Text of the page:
You would be hard pressed to find someone today who hasn't heard about echinacea. It's cure-all reputation has spanned the decades from the early days in the wild west, when traveling salesman sold ointments and oils of it that were supposed to "cure everything". In fact, some people believe that the term "snake oil" came from the oil made from the snake-shaped root of echinacea and sold by such salesmen. It has also been used for snake bites.
The local native people to the plains where echinacea grows used it for many things, including toothache (it is a local analgesic... good echinacea should make your tongue feel numb), sore throats, snake bites and certain infectious diseases.
Nowadays, echinacea is commonly used for colds and flus, and other types of infections. Lots of research has been done on it; both confirming these uses and questioning them. For me, echinacea has been incredibly effective taken at the onset of a cold when I feel a sore throat or fatigue. It's the primary herb in my cold and flu formula.
My experience confirms what other herbalists have said, which is that echinacea is most effective when taken intensively for a short period of time. Unlike herbs such as Astragalus and Reishi, it is for getting rid of colds rather than preventing them. I take one dropperful every hour during the day when I am sure I have a cold. Frequent doses are the best for acute situations, because the medicine is consistently in your system. If you let up, it might give the cold virus a moment to get the upper hand.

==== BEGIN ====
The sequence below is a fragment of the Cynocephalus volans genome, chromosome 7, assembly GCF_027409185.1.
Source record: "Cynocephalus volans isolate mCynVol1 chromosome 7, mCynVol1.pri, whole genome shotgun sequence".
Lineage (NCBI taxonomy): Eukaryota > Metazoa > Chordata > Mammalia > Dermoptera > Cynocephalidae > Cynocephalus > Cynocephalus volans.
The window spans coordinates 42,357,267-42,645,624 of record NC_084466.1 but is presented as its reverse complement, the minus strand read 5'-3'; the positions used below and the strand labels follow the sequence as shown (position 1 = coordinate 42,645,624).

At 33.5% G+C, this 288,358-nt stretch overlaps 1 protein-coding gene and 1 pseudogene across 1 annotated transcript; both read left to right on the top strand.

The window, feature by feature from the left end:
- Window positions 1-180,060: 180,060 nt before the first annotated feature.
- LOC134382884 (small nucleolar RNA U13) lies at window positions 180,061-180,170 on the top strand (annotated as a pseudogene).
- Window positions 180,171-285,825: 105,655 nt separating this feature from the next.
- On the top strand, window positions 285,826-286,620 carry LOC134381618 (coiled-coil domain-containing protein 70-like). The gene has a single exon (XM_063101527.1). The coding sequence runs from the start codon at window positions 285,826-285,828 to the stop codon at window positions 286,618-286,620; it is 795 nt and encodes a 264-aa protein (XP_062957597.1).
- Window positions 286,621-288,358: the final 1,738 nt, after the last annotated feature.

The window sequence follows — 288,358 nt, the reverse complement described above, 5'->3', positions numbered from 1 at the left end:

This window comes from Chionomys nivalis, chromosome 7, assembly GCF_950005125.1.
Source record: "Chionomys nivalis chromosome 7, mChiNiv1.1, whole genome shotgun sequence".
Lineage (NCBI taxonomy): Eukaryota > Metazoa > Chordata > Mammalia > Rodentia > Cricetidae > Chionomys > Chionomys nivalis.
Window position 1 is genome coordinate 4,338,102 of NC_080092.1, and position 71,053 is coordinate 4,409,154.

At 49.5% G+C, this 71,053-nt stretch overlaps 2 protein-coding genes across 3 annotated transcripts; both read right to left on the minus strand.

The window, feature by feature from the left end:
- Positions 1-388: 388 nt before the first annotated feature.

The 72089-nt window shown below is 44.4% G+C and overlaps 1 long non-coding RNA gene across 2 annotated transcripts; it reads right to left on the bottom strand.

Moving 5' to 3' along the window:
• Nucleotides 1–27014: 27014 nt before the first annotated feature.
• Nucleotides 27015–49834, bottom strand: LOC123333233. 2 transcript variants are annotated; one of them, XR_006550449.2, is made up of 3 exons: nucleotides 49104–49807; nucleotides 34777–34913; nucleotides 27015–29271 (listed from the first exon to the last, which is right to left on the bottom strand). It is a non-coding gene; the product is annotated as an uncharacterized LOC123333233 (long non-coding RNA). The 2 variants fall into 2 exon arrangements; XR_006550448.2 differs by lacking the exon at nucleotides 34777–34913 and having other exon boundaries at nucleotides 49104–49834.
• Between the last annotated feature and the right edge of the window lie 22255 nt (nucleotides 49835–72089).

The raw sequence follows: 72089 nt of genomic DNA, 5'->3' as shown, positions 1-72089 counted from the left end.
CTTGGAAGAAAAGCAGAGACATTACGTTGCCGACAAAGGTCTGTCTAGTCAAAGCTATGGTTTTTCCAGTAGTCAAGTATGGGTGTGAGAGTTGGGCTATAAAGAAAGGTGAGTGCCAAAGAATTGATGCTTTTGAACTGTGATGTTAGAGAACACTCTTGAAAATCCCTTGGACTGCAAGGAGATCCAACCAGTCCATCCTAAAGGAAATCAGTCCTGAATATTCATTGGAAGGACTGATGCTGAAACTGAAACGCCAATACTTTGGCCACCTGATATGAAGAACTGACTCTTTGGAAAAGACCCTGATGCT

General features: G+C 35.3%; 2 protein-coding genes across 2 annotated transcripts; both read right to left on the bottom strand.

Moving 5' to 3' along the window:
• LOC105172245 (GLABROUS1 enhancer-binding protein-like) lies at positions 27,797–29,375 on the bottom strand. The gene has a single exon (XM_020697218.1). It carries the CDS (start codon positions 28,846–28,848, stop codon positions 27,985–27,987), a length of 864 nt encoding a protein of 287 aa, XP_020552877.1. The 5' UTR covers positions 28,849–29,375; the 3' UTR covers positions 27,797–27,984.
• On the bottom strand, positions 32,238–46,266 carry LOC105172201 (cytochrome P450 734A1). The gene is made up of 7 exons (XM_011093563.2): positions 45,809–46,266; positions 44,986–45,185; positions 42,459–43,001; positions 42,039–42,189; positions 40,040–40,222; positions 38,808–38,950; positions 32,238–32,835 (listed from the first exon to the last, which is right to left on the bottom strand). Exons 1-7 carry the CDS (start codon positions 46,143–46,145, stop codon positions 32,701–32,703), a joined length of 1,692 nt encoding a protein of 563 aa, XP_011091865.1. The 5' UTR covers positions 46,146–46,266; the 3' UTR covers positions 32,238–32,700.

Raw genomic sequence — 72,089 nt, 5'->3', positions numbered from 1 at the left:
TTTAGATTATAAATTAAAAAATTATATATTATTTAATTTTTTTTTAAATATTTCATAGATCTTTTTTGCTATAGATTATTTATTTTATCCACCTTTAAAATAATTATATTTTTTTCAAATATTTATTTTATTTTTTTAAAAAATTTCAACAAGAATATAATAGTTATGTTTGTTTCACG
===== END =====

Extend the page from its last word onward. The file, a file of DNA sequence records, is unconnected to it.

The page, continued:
The root of echinacea is most commonly used. It can be easily grown in your garden, and comes back year after year. Some say it's the seventh year root that is the most potent. However, many people are hesitant to harvest the roots, as it kills the plant. Though the plant is quite resilient, it was overharvested from its native prairies, and people are now discouraged from harvesting in in the wild. As with many plants, its habitat is threatened by human developments as well. It's best to buy it organically cultivated. Pacific Botanicals even sells it fresh in the fall.
Echinacea tenneseensis is on the federal list of threatened and endangered plants. Seeds are available at Horizon Herbs if you want to help the preservation of the species by planting it in your garden. According to them, it's quite powerful!
|Echinacea seed head tincture.|
The seeds are, in fact, the most potent part of the plant. However, they are less often used. Echinacea has spiky seed heads that start flat and grow into cones as the flower matures. That's where the name "coneflower" comes from. These seed heads are also potent medicine, immature or mature. On some varieties the seed heads can get huge! I like to harvest them when they get large, before they start turning black at the end of the season. I chop them up and tincture them, blending them in with the alcohol in my blender.
Cold and Flu Tincture
(formula from Stephen Harrod Buhner)
1 part echinacea seed top tincture
1 part red root tincture
1 part licorice root tincture
Red root makes lymph more efficient at processing immune system waste. This is helpful during a cold, because it prevents waste from backing up and causing swelling in lymph glands. Licorice root is also an antiviral herb, which decreases swelling and thins mucous. Combined with Echinacea, which encourages the proliferation of white blood cells, they make a great immune formula. This is effective at fighting viral colds, as well as bacterial colds, because they simply make your immune system more efficient. I've used it against so many colds with success that I'll never use anything else.
One last thing; echinacea won't work for someone whose innate immune system is compromised, because there is nothing to stimulate. So, if you're on chemo drugs or you have a weakened immune state, try something else!
Dosage: Take 2 droppersful every 2 hours at the first sign of a cold or flu. Consistency is important. If you were to take it only twice during the day, you will not benefit.